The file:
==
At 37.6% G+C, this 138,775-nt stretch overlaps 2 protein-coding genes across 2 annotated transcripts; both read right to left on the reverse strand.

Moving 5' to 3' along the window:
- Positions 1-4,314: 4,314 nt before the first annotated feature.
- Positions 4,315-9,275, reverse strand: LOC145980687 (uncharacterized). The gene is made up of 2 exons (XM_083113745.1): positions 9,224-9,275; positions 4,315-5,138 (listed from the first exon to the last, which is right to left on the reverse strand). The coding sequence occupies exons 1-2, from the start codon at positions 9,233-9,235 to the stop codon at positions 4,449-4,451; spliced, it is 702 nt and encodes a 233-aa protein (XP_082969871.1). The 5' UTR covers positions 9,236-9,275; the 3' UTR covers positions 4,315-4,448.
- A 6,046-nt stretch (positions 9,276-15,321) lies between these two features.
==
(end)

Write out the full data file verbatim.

At 37.6% G+C, this 138,775-nt stretch overlaps 2 protein-coding genes across 2 annotated transcripts; both read right to left on the reverse strand.

Moving 5' to 3' along the window:
- Positions 1-4,314: 4,314 nt before the first annotated feature.
- Positions 4,315-9,275, reverse strand: LOC145980687 (uncharacterized). The gene is made up of 2 exons (XM_083113745.1): positions 9,224-9,275; positions 4,315-5,138 (listed from the first exon to the last, which is right to left on the reverse strand). The coding sequence occupies exons 1-2, from the start codon at positions 9,233-9,235 to the stop codon at positions 4,449-4,451; spliced, it is 702 nt and encodes a 233-aa protein (XP_082969871.1). The 5' UTR covers positions 9,236-9,275; the 3' UTR covers positions 4,315-4,448.
- A 6,046-nt stretch (positions 9,276-15,321) lies between these two features.